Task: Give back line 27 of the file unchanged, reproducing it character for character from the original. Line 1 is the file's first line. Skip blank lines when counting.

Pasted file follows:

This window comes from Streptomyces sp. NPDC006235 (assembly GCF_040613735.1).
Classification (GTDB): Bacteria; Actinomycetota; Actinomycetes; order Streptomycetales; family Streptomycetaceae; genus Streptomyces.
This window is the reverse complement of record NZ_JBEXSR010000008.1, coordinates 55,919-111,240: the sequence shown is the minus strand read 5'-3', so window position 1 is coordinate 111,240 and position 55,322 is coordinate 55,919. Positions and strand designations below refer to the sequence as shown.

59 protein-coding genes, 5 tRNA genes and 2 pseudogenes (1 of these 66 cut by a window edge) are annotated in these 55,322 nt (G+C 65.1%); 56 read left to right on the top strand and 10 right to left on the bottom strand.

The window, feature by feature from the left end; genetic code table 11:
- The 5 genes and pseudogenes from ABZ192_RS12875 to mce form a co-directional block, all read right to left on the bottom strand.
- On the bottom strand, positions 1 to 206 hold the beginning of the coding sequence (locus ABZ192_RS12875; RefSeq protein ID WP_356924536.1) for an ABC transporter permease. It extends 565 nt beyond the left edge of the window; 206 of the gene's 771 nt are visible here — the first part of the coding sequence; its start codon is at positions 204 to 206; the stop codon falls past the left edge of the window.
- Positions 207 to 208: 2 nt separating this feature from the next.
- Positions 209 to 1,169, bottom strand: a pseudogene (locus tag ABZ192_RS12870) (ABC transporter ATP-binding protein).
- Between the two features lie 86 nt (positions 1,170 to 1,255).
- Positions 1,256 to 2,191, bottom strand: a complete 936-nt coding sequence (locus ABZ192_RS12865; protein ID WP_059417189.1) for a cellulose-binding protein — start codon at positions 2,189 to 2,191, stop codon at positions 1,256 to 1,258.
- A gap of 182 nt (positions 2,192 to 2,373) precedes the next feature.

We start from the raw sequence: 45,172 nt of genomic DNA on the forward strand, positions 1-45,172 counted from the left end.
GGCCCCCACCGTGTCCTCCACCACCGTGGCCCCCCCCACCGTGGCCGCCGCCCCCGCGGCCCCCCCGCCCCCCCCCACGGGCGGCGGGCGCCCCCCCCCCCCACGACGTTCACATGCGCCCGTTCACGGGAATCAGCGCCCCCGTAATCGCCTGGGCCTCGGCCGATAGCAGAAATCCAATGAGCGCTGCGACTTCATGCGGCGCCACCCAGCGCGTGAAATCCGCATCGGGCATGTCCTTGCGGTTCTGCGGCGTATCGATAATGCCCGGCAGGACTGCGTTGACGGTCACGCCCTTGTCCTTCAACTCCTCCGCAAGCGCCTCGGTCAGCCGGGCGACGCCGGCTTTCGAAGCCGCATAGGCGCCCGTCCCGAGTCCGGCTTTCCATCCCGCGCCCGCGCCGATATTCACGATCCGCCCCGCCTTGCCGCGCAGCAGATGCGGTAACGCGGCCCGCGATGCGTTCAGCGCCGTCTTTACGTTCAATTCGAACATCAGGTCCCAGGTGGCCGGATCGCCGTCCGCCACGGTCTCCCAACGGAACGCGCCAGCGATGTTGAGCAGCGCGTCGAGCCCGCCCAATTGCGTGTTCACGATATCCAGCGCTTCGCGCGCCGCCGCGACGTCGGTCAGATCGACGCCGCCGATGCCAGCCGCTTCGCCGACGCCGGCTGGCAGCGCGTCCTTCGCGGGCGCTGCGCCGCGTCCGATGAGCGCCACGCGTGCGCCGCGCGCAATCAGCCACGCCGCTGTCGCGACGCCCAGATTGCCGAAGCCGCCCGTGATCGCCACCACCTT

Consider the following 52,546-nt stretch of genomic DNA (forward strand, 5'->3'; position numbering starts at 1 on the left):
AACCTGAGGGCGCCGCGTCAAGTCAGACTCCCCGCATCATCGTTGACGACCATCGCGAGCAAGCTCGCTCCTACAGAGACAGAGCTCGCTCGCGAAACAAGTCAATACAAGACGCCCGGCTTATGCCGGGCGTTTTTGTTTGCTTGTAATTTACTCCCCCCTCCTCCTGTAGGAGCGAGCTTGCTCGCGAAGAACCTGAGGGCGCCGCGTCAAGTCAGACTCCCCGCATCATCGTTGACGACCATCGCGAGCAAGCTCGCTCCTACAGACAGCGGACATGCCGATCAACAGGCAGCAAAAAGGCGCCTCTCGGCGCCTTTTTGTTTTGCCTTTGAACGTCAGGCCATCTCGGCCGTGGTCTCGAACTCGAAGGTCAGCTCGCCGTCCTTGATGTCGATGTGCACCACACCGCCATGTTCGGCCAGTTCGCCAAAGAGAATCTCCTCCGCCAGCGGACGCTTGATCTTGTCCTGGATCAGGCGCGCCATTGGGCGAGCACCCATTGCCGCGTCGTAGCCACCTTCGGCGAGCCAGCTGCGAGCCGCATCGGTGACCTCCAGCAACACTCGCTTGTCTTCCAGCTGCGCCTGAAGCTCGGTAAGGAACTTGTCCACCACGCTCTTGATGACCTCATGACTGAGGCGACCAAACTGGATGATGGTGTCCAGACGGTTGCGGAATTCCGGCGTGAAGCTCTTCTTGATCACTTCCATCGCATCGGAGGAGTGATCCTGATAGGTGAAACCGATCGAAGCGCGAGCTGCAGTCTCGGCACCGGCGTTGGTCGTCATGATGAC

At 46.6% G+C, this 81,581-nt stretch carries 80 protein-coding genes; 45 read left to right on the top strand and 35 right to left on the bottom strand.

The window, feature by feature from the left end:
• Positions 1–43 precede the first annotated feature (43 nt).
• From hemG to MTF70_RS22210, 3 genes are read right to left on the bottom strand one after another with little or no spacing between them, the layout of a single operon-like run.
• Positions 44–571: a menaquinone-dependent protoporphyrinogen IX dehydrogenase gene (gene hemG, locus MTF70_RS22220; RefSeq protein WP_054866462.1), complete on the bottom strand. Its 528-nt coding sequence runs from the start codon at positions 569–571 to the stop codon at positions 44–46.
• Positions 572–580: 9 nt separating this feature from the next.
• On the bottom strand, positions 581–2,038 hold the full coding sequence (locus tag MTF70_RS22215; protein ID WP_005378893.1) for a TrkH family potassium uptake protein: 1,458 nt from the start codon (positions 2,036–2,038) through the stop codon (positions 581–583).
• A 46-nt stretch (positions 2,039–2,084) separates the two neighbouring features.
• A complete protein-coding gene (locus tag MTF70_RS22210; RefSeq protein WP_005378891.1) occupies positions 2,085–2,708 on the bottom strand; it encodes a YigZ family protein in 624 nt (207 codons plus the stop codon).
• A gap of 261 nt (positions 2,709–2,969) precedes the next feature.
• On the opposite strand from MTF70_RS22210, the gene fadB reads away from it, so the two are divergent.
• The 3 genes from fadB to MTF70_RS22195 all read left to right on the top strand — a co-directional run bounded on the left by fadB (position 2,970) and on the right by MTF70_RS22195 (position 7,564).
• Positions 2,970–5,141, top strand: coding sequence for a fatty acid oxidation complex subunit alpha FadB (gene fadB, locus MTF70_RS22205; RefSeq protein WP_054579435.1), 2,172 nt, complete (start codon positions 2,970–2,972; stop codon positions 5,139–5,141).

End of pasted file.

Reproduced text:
• On the opposite strand from MTF70_RS22210, the gene fadB reads away from it, so the two are divergent.